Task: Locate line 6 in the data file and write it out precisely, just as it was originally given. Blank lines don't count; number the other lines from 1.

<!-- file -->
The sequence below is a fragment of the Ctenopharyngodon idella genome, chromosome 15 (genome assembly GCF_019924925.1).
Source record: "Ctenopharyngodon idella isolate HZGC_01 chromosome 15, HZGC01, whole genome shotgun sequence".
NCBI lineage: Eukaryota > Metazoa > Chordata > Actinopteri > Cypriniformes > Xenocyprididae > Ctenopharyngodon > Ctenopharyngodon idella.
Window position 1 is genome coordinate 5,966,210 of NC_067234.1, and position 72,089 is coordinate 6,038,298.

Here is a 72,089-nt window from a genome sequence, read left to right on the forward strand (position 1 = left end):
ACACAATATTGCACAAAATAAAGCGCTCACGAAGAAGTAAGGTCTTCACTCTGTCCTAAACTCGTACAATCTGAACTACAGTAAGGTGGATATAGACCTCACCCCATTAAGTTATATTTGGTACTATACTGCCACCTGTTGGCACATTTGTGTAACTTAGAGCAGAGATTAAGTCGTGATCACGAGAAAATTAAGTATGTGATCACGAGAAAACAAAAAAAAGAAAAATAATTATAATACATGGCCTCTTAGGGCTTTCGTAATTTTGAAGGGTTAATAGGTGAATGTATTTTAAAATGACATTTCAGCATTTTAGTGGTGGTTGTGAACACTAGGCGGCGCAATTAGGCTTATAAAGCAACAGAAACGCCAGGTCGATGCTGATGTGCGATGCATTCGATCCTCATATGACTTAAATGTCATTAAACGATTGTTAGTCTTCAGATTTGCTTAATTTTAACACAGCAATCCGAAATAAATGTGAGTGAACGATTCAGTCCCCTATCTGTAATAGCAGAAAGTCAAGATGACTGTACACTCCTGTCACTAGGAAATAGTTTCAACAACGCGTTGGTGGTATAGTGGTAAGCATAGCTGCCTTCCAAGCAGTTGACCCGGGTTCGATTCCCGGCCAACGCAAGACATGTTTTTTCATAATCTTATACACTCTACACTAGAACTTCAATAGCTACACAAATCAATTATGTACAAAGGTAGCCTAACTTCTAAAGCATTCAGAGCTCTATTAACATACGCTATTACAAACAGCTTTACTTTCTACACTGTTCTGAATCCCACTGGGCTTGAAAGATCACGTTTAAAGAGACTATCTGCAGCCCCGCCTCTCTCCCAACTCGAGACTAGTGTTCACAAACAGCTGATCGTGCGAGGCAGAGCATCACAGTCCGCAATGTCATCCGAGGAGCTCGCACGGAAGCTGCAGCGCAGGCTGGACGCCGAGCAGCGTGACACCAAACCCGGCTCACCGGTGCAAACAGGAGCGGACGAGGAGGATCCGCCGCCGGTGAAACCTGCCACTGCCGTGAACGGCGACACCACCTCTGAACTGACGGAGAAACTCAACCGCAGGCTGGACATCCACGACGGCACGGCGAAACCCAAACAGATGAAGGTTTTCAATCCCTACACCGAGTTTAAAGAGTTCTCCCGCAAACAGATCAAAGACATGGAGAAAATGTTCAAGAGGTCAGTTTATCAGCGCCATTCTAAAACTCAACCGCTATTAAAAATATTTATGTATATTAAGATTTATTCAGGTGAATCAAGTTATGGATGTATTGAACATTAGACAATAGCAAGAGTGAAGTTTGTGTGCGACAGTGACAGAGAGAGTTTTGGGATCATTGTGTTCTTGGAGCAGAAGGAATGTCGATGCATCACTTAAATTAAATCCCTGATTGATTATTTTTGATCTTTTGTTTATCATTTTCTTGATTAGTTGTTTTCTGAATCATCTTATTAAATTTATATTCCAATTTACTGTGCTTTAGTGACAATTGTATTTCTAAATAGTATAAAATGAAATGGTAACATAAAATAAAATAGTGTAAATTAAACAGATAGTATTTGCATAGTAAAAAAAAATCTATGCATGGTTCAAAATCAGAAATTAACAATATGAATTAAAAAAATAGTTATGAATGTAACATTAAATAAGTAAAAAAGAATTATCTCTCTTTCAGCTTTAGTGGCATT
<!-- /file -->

ACACAATATTGCACAAAATAAAGCGCTCACGAAGAAGTAAGGTCTTCACTCTGTCCTAAACTCGTACAATCTGAACTACAGTAAGGTGGATATAGACCTCACCCCATTAAGTTATATTTGGTACTATACTGCCACCTGTTGGCACATTTGTGTAACTTAGAGCAGAGATTAAGTCGTGATCACGAGAAAATTAAGTATGTGATCACGAGAAAACAAAAAAAAGAAAAATAATTATAATACATGGCCTCTTAGGGCTTTCGTAATTTTGAAGGGTTAATAGGTGAATGTATTTTAAAATGACATTTCAGCATTTTAGTGGTGGTTGTGAACACTAGGCGGCGCAATTAGGCTTATAAAGCAACAGAAACGCCAGGTCGATGCTGATGTGCGATGCATTCGATCCTCATATGACTTAAATGTCATTAAACGATTGTTAGTCTTCAGATTTGCTTAATTTTAACACAGCAATCCGAAATAAATGTGAGTGAACGATTCAGTCCCCTATCTGTAATAGCAGAAAGTCAAGATGACTGTACACTCCTGTCACTAGGAAATAGTTTCAACAACGCGTTGGTGGTATAGTGGTAAGCATAGCTGCCTTCCAAGCAGTTGACCCGGGTTCGATTCCCGGCCAACGCAAGACATGTTTTTTCATAATCTTATACACTCTACACTAGAACTTCAATAGCTACACAAATCAATTATGTACAAAGGTAGCCTAACTTCTAAAGCATTCAGAGCTCTATTAACATACGCTATTACAAACAGCTTTACTTTCTACACTGTTCTGAATCCCACTGGGCTTGAAAGATCACGTTTAAAGAGACTATCTGCAGCCCCGCCTCTCTCCCAACTCGAGACTAGTGTTCACAAACAGCTGATCGTGCGAGGCAGAGCATCACAGTCCGCAATGTCATCCGAGGAGCTCGCACGGAAGCTGCAGCGCAGGCTGGACGCCGAGCAGCGTGACACCAAACCCGGCTCACCGGTGCAAACAGGAGCGGACGAGGAGGATCCGCCGCCGGTGAAACCTGCCACTGCCGTGAACGGCGACACCACCTCTGAACTGACGGAGAAACTCAACCGCAGGCTGGACATCCACGACGGCACGGCGAAACCCAAACAGATGAAGGTTTTCAATCCCTACACCGAGTTTAAAGAGTTCTCCCGCAAACAGATCAAAGACATGGAGAAAATGTTCAAGAGGTCAGTTTATCAGCGCCATTCTAAAACTCAACCGCTATTAAAAATATTTATGTATATTAAGATTTATTCAGGTGAATCAAGTTATGGATGTATTGAACATTAGACAATAGCAAGAGTGAAGTTTGTGTGCGACAGTGACAGAGAGAGTTTTGGGATCATTGTGTTCTTGGAGCAGAAGGAATGTCGATGCATCACTTAAATTAAATCCCTGATTGATTATTTTTGATCTTTTGTTTATCATTTTCTTGATTAGTTGTTTTCTGAATCATCTTATTAAATTTATATTCCAATTTACTGTGCTTTAGTGACAATTGTATTTCTAAATAGTATAAAATGAAATGGTAACATAAAATAAAATAGTGTAAATTAAACAGATAGTATTTGCATAGTAAAAAAAAATCTATGCATGGTTCAAAATCAGAAATTAACAATATGAATTAAAAAAATAGTTATGAATGTAACATTAAATAAGTAAAAAAGAATTATCTCTCTTTCAGCTTTAGTGGCATT